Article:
... stay at Newstead, absorbed as she had become for the first time in all the glory of him whose tenderness for her had been so carefully concealed from her. From that time all appeared insipid and tasteless to her; existence became a pain. Every thing told her of her father's renown, and nothing could replace it. All these feelings so possessed her that she fell ill, and when she was on the point of death she wrote to Colonel Wildman ...
— My Recollections of Lord Byron • Teresa Guiccioli

... life ye lead, Ithers will heir when aince ye're deid; They'll heir your tasteless bite o' breid, An' find it sappy; They'll to your dulefu' house succeed, ...
— Underwoods • Robert Louis Stevenson

... case with the German school, and there are few exhibitions of human error more pitiable than the manner in which the inferior members of it, men originally and for ever destitute of the painting faculty, force themselves into an unnatural, encumbered, learned fructification of tasteless fruit, and pass laborious lives in setting obscurely and weakly upon canvas the philosophy, if such it be, which ten minutes' work of a strong man would have put into healthy practice, or plain words. ...
— The Stones of Venice, Volume III (of 3) • John Ruskin

... than in the central and northern districts. Several kinds of fruit are grown, and Nyland apples are famous for their flavour, while very fair pears, plums, and cherries can be bought cheaply in the markets. Currants and gooseberries are, however, sour and tasteless. In these southern districts the culture of cereals has reached a perfection unknown further north, for the farms are usually very extensive, the farmers up to date, and steam implements in general use. Dairy-farming is also carried ...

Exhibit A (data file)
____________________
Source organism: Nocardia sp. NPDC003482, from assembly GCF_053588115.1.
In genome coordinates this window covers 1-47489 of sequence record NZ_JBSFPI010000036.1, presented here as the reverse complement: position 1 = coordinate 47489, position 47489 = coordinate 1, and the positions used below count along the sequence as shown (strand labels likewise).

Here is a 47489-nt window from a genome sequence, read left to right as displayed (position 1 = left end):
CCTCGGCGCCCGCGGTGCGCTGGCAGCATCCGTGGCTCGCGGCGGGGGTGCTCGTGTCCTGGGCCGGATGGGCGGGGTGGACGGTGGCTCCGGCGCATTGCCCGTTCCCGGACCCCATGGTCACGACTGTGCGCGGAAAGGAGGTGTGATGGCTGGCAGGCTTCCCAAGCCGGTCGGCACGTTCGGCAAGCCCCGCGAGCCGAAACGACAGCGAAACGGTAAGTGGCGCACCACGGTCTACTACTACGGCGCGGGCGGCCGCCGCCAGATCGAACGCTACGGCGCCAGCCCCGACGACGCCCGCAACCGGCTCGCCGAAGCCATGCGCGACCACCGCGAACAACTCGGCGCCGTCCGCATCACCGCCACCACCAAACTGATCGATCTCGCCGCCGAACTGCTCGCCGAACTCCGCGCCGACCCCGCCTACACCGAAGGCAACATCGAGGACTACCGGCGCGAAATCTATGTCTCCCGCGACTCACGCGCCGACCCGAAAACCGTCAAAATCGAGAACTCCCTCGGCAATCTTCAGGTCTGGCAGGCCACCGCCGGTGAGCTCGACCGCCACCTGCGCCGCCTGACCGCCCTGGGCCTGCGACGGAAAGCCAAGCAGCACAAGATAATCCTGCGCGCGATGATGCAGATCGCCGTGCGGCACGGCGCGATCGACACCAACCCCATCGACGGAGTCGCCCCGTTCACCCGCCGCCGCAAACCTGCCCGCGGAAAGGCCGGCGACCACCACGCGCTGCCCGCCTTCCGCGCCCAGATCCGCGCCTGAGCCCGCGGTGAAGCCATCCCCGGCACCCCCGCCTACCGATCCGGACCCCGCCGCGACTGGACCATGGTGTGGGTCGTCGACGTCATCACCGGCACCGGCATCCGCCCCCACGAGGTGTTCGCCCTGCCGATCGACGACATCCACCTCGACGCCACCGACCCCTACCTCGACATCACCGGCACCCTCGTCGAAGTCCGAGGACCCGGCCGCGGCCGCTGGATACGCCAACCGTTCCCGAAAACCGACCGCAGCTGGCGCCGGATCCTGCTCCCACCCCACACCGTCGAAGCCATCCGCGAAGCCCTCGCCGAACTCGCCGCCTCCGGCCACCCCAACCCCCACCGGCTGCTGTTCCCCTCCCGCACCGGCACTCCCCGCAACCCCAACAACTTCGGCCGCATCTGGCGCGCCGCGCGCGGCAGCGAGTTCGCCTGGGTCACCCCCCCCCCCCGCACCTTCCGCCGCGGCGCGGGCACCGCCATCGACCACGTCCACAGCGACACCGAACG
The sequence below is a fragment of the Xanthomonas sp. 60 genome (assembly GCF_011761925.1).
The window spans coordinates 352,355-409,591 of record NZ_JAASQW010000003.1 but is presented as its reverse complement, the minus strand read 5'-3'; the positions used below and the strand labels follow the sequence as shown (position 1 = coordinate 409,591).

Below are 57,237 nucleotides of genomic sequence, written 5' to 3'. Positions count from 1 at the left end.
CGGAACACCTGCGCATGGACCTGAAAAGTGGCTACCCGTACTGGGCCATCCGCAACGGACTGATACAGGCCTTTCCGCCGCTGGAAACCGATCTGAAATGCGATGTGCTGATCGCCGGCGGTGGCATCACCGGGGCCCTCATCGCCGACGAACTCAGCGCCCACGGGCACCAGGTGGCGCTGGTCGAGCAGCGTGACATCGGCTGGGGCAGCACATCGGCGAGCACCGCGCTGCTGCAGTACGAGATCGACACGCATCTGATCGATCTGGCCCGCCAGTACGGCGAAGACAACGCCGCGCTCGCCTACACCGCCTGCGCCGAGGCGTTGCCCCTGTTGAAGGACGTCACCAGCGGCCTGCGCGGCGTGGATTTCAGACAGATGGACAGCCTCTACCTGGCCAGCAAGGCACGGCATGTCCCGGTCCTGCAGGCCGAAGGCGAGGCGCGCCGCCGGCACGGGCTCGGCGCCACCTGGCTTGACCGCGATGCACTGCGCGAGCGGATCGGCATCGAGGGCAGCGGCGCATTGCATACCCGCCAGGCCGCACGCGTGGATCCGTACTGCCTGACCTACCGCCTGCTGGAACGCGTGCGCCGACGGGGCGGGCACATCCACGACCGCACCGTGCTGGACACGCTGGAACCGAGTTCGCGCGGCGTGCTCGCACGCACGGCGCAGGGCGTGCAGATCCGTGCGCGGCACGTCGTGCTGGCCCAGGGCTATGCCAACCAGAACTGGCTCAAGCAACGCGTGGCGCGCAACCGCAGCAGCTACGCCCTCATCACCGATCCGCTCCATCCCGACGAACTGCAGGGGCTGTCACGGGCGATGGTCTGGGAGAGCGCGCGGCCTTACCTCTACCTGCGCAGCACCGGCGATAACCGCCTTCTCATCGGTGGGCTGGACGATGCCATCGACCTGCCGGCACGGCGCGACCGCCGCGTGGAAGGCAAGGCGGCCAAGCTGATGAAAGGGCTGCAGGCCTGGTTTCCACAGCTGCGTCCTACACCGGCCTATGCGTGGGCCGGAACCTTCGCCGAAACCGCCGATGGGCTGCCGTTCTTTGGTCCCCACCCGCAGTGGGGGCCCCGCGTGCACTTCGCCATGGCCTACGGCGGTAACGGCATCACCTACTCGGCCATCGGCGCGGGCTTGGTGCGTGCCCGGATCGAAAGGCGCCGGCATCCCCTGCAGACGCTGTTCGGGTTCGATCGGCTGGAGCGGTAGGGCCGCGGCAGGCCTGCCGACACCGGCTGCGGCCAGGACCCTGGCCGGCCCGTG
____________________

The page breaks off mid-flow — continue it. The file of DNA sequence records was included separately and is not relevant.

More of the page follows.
— Russia - As Seen and Described by Famous Writers • Various

... popularity by affecting privacy! His Letters shew him to have lived in a continual fever of petty vanity, and to have been a finished literary coquet. He seems always to say, "You will find nothing in the world so amiable as Nature and me: come, and admire us." His poems are indifferent and tasteless, except his Pastoral Ballad, his Lines on Jemmy Dawson, and his School-mistress, which last is ...
— Lectures on the English Poets - Delivered at the Surrey Institution • William Hazlitt